Hill Country Restaurants Among Longest-Running in Texas

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Food has brought people together since probably the beginning of time. Share a meal with someone and you have a connection that is hard to imitate. Food is a source of tradition, and that is perhaps most evident in the Texas Hill Country, where some of the state’s longest-running restaurants continue to bring people together.

1. Kreuz Market – Lockhart, 1900

Kreuz MarketPhoto: Facebook/Kreuz Market

Kreuz Market began in 1900 as a grocery store, where owner and founder Charles Kreuz smoked meats in the back and sold it on butcher paper. Customers had no complaints about eating off the paper with their hands. By the 1920s, the business had grown, so the Kreuz family expanded the location to allow customers to sit and eat inside. Kreuz’s sons ran the restaurant until the 1940s when a long-time employee bought it. Although Kreuz Market has undergone some changes since its beginning in 1900, they have become an icon in the area, and continue to pride themselves on their quality of meat, which, by the way, is still served on butcher paper.

2. OST Restaurant – Bandera, 1921

OST RestaurantPhoto: Facebook/David T Baum

Old Spanish Trail Restaurant was named after the trade route that ran throughout the southeastern states and provided smooth passage for the trade of horses and other supplies. One look inside the OST Restaurant, and it is easy to see that they are keeping the tradition of the trail alive. From a room dedicated to John Wayne to barstools made out of saddles, to their homestyle country cooking, the OST Restaurant in Bandera is one you won’t want to miss if you are a fan of Texas culture and tradition.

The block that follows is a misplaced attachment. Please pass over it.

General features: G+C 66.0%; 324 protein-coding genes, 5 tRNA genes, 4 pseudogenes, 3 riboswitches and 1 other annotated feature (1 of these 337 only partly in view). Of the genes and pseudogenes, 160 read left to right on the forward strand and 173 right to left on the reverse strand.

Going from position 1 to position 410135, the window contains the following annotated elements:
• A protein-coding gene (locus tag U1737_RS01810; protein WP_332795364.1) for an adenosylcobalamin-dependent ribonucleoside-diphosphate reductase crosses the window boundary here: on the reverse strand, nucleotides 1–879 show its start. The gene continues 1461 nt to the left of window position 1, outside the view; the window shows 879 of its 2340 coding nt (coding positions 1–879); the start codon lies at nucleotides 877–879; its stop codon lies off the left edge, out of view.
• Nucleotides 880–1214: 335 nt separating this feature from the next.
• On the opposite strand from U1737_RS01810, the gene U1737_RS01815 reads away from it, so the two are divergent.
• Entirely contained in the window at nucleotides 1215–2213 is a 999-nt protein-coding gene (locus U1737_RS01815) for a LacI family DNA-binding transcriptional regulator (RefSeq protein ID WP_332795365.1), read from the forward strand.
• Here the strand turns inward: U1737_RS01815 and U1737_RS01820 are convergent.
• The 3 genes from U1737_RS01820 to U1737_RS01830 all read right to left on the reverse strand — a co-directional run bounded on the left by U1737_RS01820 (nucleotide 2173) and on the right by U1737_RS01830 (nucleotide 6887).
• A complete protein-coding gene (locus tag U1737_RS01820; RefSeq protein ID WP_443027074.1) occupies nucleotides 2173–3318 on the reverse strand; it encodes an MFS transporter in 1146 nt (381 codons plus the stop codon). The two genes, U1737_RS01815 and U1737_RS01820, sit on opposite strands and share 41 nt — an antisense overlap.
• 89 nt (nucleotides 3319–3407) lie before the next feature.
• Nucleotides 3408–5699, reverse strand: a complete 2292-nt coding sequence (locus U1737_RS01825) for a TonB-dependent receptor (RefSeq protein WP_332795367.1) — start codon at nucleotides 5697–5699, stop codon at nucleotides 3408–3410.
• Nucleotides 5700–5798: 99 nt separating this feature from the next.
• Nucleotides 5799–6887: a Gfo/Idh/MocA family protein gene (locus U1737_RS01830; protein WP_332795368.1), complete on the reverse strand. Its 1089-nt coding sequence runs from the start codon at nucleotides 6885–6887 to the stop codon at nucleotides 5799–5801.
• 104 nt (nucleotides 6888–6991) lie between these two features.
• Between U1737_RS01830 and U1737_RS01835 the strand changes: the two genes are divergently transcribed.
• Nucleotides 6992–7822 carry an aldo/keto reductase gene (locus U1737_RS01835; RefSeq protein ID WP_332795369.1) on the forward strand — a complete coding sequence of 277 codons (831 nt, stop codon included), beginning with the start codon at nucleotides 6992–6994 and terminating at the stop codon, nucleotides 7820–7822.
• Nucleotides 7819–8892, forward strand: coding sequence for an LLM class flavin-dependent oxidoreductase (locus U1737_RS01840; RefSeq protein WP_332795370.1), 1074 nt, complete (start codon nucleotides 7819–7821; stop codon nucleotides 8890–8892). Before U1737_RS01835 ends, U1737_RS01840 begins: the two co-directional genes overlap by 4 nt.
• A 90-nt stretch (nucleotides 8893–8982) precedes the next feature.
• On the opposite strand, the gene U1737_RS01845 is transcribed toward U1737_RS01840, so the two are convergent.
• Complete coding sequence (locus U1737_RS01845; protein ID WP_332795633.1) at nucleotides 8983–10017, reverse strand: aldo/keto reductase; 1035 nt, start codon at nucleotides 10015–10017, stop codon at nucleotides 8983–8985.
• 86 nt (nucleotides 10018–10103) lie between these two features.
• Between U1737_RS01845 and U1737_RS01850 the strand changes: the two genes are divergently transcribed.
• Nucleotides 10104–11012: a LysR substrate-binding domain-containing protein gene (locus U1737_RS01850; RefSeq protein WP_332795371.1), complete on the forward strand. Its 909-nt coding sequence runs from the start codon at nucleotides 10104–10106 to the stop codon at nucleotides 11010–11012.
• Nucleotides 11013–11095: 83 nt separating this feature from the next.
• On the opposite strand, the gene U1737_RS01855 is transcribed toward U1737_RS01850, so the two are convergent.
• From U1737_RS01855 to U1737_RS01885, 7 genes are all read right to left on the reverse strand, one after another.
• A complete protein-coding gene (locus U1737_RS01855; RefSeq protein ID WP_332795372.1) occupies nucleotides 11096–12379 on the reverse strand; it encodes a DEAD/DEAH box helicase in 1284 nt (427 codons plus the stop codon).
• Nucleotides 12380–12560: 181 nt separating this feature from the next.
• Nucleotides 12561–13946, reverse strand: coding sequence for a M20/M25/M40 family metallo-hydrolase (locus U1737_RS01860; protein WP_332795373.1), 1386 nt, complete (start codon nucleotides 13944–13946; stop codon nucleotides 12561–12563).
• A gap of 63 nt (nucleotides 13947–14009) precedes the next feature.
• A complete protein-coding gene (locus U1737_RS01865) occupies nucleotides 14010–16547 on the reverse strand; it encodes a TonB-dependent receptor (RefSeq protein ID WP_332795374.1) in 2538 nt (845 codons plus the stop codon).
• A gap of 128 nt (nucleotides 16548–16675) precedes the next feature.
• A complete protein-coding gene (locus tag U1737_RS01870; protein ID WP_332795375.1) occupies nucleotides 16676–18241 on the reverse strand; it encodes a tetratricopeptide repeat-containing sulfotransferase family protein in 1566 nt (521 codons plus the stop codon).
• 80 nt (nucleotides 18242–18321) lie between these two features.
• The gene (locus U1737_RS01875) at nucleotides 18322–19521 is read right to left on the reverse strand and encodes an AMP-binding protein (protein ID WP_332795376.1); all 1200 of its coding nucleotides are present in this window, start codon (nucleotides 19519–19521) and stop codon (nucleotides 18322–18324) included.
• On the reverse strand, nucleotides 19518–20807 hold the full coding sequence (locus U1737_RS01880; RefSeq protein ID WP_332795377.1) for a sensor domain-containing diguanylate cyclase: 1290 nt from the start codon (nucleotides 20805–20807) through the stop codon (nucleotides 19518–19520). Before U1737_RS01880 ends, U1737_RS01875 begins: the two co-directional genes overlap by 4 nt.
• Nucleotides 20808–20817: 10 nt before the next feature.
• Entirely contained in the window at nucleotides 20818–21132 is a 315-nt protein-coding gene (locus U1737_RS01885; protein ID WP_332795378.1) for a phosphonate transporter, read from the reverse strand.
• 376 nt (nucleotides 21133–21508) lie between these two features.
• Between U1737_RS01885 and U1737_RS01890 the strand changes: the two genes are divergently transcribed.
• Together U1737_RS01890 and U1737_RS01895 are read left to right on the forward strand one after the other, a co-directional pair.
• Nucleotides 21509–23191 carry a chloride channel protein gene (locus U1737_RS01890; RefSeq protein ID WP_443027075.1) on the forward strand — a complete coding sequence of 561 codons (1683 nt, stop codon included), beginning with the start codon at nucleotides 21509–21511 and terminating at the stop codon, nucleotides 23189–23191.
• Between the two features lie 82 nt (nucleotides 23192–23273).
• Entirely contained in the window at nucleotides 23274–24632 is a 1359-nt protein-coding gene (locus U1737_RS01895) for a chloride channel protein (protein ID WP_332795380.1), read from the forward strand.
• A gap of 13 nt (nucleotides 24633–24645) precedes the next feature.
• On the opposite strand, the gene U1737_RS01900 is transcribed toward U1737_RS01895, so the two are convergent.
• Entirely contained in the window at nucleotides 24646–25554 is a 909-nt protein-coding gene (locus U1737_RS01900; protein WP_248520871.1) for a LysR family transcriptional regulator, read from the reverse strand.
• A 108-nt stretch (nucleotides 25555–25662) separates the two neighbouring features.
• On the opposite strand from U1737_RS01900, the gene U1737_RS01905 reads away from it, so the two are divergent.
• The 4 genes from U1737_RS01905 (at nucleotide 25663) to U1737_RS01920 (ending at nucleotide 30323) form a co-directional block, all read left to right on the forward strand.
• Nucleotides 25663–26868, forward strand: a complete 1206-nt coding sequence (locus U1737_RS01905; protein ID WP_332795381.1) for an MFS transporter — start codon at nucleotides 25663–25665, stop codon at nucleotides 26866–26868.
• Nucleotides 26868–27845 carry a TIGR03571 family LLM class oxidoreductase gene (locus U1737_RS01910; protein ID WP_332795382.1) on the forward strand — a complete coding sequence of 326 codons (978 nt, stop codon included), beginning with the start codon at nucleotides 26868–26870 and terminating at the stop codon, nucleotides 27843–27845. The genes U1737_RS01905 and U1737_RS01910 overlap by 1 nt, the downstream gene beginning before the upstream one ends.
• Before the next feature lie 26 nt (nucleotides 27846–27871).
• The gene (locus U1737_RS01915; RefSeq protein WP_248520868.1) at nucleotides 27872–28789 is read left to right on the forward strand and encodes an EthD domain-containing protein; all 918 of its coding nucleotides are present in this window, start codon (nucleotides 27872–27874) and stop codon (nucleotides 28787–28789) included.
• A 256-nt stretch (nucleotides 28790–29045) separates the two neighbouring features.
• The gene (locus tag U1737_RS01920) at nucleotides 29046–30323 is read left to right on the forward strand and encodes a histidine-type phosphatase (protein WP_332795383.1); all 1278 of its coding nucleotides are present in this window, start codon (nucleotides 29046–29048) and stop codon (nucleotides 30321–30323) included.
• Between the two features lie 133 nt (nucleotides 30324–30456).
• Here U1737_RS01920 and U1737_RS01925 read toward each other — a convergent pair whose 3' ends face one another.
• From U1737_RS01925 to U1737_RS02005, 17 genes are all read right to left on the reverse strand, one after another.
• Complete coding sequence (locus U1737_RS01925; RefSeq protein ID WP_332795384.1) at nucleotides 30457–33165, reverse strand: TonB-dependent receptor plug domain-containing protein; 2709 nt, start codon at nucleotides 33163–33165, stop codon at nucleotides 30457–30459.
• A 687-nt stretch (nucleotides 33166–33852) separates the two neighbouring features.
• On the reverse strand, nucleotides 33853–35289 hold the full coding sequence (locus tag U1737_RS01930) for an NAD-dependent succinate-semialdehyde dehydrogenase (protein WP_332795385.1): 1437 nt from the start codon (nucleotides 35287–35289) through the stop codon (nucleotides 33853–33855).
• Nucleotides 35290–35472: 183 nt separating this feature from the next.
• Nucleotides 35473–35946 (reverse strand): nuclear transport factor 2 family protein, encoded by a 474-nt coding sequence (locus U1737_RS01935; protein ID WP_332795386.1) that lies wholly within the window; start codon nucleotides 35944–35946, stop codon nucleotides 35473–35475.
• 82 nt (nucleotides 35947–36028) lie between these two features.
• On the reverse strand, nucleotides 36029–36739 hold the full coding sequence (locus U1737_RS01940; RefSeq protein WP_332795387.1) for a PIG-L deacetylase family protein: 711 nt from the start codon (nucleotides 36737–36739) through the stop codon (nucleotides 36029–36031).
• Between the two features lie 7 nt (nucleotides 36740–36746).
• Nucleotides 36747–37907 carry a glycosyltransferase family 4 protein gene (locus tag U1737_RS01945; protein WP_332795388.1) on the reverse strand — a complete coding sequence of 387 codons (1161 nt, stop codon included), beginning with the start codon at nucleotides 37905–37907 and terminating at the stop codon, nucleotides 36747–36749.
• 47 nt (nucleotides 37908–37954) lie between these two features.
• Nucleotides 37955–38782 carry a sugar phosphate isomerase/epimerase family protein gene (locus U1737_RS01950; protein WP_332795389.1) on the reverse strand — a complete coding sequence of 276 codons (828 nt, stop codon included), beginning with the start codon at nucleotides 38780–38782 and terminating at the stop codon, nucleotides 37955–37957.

3. Blue Bonnet Cafe – Marble Falls, 1929

Blue Bonnet CafePhoto: Facebook/Blue Bonnet Cafe – Marble Falls, TX

A visit to Blue Bonnet Cafe is like a visit to a relative’s house. Many of the employees have been working there for decades and have truly provided diners with a welcoming, at-home feel, as well as friendly, speedy service. Although the chicken fried steak at Blue Bonnet will make any Texan proud, they are most known for their pies. The pies are all made from scratch daily and have become so famous, that there is a “pie happy hour” in the afternoons. Perhaps the most fascinating feature of the pies is the meringue topping, which seems to be stories tall, and is a true work of culinary art.

4. Black’s Barbecue – Lockhart, 1932

Black's BBQPhoto: Facebook/Black’s BBQ

In a town known for barbecue, Black’s prides itself in being the oldest restaurant that has stayed in the same family. Since 1932, the Black family has been slow-smoking and serving old-fashioned Texas barbecue. Although the original location is in Lockhart, the family has also opened another Black’s in Austin. Unlike their nearby competitor, Black’s takes such pride in their barbecue sauce and rub recipes that you can even buy bottles of it on site and online. From the rustic decor to the red checkered tablecloths to the slow-smoked meats, Black’s is a taste of Texas tradition.

5. Cypress Creek Inn – Comfort, 1952

Cypress Creek InnPhoto: Facebook/Cypress Creek Inn Restaurant

Although there is no longer an inn at the Cypress Creek Inn and the restaurant has moved several times since it opened in the 1950s, the atmosphere and homestyle cooking has not changed much, largely due to the fact that the same person has been doing most of the cooking for over twenty years. Cypress Creek Inn was opened by Damon and Charlotte Holmes. After Damon’s passing in the late 1980s, Charlotte ran the restaurant herself until the mid-90s, when she sold it to a loyal employee, who strives to this day to maintain the family atmosphere. Be sure and visit Cypress Creek Inn not only for a great meal but for a friendly face.